Dear Brothers and Lasallian Partners,
Dorothy Day once famously said, “My strength returns to me with my cup of coffee and the reading of the Psalms.” I am hoping that during the coming forty days of Lent you will be able to set aside a bit of time each day to meditate—perhaps with a cup of java!
We are still living during what is arguably the most taxing period of the past hundred years. When we feel lost and disheartened, where do we look for hope and strength? Does our suffering separate us or lead us out to encounter others? Where might the Spirit be calling us to greater courage, community, and creativity in times of dryness and struggle, so that we can share the way together?
We are all living a type of “desert” experience these days, challenging times of confusion, deep dissatisfaction, and struggle, when life seems to have lost its vivacity and promise.
“But with their patience worn out by the journey,
the people complained against God and Moses,
“Why have you brought us up from Egypt to die in this desert, where there is no food or water?
We are disgusted with this wretched food!”
The Book of Numbers
There is something disarmingly honest about these complaints. We can create our own litanies: fears about the coronavirus; disappointment in our leadership; hateful immigration policies at our border; the still uncertainty in some quarters of the recent election; disregard for the environment—all of this and more—on top of the personal woes and stresses that might be troubling us.
So, this Lent, let’s try our best to set aside some time each day—maybe with a cup of coffee in hand–to take the time to find our way back to God as well as find our way back to hope. Please know that our Brother Visitor, Dennis Lee, and our Auxiliary Visitor, Rich Galvin, join with me in wishing you a holy season.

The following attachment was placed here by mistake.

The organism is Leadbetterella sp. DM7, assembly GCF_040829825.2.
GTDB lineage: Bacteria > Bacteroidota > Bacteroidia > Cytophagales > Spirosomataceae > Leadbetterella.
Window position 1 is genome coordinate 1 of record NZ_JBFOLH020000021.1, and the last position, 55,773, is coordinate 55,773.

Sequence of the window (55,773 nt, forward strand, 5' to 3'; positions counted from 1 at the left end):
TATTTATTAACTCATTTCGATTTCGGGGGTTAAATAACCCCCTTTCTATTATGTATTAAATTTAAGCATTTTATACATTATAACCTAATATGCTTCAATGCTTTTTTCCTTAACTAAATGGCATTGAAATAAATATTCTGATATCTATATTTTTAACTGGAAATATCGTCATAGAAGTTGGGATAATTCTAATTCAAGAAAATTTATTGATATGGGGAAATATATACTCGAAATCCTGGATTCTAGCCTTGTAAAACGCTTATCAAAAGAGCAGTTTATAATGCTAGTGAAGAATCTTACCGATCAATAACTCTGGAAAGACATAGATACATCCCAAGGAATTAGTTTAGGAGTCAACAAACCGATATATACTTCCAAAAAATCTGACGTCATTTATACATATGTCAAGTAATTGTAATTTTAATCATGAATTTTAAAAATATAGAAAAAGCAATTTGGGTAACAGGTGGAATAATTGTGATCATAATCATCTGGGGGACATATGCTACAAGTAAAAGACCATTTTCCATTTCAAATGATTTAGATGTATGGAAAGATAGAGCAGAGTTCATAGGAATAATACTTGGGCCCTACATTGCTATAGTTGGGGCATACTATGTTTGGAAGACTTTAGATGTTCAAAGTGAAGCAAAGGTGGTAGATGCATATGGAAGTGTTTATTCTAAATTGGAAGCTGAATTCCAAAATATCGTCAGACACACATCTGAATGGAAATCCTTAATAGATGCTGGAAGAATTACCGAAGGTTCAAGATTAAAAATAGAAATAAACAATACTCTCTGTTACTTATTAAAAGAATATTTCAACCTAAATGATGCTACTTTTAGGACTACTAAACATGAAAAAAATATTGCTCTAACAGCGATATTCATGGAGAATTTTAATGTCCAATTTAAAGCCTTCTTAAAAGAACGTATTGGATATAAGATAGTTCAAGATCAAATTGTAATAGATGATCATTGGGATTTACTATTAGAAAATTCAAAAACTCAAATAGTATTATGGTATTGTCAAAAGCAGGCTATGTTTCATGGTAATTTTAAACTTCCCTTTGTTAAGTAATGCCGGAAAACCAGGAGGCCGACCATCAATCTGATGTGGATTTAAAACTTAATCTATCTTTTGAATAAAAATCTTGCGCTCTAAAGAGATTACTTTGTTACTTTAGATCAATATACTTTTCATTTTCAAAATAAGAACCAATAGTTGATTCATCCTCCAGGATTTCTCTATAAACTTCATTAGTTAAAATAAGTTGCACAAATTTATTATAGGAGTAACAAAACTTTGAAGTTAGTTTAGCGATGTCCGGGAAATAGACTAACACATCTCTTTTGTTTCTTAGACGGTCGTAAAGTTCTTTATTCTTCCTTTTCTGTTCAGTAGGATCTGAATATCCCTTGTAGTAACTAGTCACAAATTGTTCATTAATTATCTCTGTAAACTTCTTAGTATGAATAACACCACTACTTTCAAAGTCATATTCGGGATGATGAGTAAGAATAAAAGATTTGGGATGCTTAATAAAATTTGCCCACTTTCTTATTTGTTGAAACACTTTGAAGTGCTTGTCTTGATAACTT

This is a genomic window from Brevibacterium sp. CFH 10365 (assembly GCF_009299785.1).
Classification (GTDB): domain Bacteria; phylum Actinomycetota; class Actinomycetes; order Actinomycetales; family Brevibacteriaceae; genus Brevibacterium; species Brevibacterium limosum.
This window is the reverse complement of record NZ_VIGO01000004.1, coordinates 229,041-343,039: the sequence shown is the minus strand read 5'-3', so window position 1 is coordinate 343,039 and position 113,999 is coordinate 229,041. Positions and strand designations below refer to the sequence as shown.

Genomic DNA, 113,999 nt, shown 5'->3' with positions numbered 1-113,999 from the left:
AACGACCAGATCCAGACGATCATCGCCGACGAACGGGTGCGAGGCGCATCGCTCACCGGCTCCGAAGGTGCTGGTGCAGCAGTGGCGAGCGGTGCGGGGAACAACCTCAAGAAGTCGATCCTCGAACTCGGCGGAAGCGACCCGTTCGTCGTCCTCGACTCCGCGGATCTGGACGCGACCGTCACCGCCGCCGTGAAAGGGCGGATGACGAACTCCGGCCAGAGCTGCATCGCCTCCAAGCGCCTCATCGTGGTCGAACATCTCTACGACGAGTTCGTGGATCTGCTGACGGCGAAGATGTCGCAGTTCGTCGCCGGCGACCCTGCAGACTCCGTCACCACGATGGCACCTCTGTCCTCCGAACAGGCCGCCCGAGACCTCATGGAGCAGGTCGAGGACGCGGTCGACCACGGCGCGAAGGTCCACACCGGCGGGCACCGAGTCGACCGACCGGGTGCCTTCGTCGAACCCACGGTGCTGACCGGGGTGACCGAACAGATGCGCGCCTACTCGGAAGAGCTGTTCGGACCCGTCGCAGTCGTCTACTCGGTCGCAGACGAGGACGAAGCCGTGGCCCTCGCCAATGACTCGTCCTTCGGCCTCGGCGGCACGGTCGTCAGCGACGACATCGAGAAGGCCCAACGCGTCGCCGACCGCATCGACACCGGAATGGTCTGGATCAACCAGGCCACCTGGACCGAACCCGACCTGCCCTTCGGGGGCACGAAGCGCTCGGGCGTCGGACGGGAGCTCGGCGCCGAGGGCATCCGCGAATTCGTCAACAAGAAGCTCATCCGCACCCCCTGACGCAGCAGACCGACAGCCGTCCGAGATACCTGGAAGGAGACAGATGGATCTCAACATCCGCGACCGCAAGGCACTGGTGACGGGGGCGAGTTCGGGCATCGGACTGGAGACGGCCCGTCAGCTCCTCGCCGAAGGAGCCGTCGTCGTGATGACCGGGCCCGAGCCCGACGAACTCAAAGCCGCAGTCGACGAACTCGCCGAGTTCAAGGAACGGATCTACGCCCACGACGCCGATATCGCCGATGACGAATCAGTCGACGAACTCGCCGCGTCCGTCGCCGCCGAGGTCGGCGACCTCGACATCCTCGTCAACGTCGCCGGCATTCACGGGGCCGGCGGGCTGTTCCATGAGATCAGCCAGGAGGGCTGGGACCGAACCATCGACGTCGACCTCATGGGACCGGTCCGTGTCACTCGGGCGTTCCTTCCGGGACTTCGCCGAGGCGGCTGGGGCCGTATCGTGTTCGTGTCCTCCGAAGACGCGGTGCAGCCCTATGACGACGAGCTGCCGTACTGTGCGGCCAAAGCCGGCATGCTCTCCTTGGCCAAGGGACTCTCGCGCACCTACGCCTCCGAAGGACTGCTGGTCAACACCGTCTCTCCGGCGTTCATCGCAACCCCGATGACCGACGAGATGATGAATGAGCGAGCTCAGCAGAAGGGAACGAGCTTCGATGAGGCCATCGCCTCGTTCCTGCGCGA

Be assured of our prayers as we journey through these forty days together.
Larry Goyette, FSC
I will indeed take the time. With or without coffee, to lift my heart to God with hope thru this valley of tears. Gratefully
Who can be judged for the “disarmingly honest complaints” of this past twelve months?
They have tried the souls of the saintly among us. This message is heartening for me.
I have often caught myself reciting the litanies of fear, lack of hope or lack of trust in God to deliver us from evil. Dorothy Day exemplified in periods of Darkness that the “Spirit was calling her to other, higher litanies of greater courage, community and creativity in community with others.” I am grateful for this reminder of the choices I have had in creating my own litanies. Approaching Easter this year, like none other, I will meditate and elevate in prayer those who are no longer here with us, and ask comfort for the bereaved.